• (c) stops (subject to certain savings) any complaint to the Human Rights Commission and any proceeding in any court if the complaint or proceeding is, in whole or in part, based on an assertion that a person's right to freedom from discrimination on any of the grounds of marital status, disability, age, or family status (affirmed by section 19 of the New Zealand Bill of Rights Act 1990) has been breached by—

        • (i)  a provision of this Part; or

        • (ii) a family care policy; or

        • (iii) anything done or omitted in compliance, or intended compliance, with this Part or a family care policy.

    70B Interpretation
    • (1) In this Part, unless the context otherwise requires,—

      family care policy, in relation to the Crown or a DHB,—

      • (a) means any statement in writing made by, or on behalf of, the Crown or by, or on behalf of, the DHB that permits, or has the effect of permitting, persons to be paid, in certain cases, for providing support services to their family members; and

      • (b) includes any practice, whether or not reduced to writing, that has the same effect as a statement of the kind described in paragraph (a), being a practice that was followed by the Crown or by a DHB before the commencement of this Part

      family member has the meaning given by subsection (2)

      support services means disability support services (as defined in section 6(1)) or health services (as so defined), or both, being services of a kind that are generally funded, directly or indirectly, through Vote Health.

      (2) Support services provided by a person (person A) to another person (person B) are provided to a family member in any case where person B is person A's—

      • (a) spouse, civil union partner, or de facto partner; or

      • (b) parent, step-parent, or grandparent; or

      • (c) child, stepchild, or grandchild; or

      • (d) sister, half-sister, stepsister, brother, half-brother, or stepbrother; or

      • (e) aunt or uncle; or

      • (f) nephew or niece; or

      • (g) first cousin.

    70C Persons generally not to be paid for providing support services to family members
    • On and after the commencement of this Part, neither the Crown nor a DHB may pay a person for any support services that are, whether before, on, or after that commencement, provided to a family member of the person unless the payment is—

      • (a) permitted by an applicable family care policy; or

      • (b) expressly authorised by or under an enactment.

    70D Family care policy
    • (1) The Crown and any DHB are, and have always have been, authorised —

      • (a) to adopt or have a family care policy:

      • (b) to change a family care policy:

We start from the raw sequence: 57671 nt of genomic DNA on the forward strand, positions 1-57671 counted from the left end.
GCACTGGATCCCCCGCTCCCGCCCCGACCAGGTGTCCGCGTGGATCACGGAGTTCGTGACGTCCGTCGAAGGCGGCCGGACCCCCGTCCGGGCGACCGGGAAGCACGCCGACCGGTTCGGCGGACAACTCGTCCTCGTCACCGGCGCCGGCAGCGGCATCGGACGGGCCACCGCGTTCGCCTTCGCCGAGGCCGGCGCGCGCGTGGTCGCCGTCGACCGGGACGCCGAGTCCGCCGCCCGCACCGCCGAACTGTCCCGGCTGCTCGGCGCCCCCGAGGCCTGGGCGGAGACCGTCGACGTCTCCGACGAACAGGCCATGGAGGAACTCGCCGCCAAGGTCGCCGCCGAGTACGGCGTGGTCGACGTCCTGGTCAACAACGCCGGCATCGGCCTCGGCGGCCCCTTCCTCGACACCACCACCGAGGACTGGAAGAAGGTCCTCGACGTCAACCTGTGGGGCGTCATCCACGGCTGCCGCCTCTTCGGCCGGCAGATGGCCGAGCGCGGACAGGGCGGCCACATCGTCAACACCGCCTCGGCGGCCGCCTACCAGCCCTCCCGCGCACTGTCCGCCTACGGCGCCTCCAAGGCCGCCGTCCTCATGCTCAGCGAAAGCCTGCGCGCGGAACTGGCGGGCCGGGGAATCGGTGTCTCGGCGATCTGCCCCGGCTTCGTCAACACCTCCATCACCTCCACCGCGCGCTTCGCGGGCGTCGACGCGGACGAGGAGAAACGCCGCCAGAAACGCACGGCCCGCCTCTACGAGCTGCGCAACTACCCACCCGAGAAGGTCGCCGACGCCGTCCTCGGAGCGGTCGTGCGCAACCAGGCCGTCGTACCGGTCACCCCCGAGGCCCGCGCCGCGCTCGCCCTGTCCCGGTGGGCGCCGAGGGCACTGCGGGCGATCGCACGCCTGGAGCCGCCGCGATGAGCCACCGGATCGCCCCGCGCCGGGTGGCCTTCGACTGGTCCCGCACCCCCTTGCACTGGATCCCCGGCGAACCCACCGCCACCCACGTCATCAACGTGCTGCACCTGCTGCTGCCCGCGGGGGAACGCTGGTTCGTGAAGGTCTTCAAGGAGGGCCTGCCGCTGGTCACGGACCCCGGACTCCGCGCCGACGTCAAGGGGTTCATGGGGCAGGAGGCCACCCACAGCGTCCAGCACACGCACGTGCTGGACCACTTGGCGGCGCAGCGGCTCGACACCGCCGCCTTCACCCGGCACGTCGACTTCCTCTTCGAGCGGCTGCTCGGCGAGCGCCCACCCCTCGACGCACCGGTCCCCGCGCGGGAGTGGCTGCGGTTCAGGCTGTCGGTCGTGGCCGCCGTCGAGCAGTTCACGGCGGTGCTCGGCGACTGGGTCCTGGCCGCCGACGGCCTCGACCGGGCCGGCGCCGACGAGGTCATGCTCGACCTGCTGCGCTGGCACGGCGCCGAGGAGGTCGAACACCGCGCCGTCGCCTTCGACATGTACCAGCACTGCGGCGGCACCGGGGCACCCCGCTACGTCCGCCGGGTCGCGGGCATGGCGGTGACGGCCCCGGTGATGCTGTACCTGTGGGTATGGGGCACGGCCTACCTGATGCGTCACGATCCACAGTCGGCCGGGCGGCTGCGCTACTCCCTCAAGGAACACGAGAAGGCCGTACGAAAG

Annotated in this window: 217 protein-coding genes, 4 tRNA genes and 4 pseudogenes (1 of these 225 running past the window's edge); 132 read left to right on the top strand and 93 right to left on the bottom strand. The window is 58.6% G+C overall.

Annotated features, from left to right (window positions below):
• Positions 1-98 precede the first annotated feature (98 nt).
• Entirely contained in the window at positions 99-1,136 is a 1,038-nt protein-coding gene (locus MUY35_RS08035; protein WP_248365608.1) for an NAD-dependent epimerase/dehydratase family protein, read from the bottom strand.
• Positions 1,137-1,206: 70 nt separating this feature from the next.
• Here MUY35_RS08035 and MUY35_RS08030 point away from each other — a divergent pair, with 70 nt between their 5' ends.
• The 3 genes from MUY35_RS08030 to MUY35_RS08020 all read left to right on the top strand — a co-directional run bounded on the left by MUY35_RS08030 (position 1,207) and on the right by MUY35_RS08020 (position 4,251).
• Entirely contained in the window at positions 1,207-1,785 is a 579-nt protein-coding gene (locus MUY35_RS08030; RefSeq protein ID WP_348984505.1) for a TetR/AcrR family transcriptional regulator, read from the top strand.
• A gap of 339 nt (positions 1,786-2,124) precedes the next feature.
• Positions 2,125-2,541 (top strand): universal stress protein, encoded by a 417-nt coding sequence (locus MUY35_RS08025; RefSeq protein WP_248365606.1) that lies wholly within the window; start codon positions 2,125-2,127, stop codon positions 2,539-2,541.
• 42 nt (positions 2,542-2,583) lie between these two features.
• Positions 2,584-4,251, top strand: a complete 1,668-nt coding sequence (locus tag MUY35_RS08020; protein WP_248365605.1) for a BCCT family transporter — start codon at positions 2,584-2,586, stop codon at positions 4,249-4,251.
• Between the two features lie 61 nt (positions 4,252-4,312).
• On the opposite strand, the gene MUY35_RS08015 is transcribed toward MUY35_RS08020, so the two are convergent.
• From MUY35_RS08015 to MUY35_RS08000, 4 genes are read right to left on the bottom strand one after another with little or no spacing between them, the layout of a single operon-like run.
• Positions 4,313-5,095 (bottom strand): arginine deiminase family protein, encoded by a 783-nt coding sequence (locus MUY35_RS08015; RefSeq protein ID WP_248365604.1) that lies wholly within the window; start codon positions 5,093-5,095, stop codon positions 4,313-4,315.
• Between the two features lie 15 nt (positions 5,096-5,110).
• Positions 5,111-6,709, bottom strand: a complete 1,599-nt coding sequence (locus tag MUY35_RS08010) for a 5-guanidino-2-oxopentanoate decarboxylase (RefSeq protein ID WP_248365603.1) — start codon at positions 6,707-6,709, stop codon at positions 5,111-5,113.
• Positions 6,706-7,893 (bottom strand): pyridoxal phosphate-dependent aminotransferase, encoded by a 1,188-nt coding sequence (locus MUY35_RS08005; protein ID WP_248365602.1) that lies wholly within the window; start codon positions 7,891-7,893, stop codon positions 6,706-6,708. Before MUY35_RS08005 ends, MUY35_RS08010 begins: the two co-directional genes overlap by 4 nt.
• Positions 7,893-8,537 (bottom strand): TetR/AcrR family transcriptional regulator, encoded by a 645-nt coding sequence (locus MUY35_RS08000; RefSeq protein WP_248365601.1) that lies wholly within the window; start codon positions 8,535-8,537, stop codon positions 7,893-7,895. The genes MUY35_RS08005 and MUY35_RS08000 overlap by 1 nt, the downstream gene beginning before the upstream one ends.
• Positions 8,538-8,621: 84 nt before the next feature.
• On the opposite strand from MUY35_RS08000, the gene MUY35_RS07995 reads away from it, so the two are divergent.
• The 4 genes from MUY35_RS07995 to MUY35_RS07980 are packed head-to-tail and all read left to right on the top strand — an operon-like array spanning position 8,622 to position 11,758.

• (c) to cancel a family care policy:

      • (d) to replace a family care policy.

      (2) Any family care policy that the Crown or any DHB had immediately before the commencement of this Part continues in effect, and the Crown or the DHB may change, cancel, or replace that family care policy.

      (3) A family care policy that the Crown or a DHB adopts or has on or after the commencement of this Part may state, and a family care policy that the Crown or a DHB adopted or had before that commencement has always been authorised to state or to have the effect of stating, 1 or more of the following:

      • (a) cases in which persons may be paid for providing support services to family members, including, without limitation, by reference to 1 or more of the following matters:

        • (i) the nature of the familial relationship between the person who provides the support services and the family member to whom the support services are provided:

        • (ii) the impairment or condition of the family member to whom the support services are provided, which may include references to the effects of the impairment or condition or the degree of its severity, or both:

        • (iii) the age of the family member to whom the support services are provided:

        • (iv) the place of residence of the family member to whom the support services are provided:

        • (v) the place of residence of the person who provides the support services:

        • (vi) the needs of the family member to whom the support services are provided and the needs of his or her family:

      • (b) the conditions that must be satisfied before payments for support services provided to a family member are made:

      • (c) the rates, or ways of setting the rates, of payment for support services provided to family members, which may be lower than the rates of payment for comparable support services provided to persons who are not family members:

      • (d) the limits on funding for support services provided to a family member, which may be expressed in any way, including by limiting the amounts that may be paid or the number of hours for which payment may be claimed.

      (4) Where, after the commencement of this Part, the Crown or a DHB adopts a family care policy, or changes or cancels a family care policy, the chief executive of the Ministry of Health or the DHB, as the case requires, must make a copy of the document that states the family care policy, or that changes or cancels it, available for inspection, on request, during working hours at the appropriate head office and at any other places that the chief executive determines are appropriate.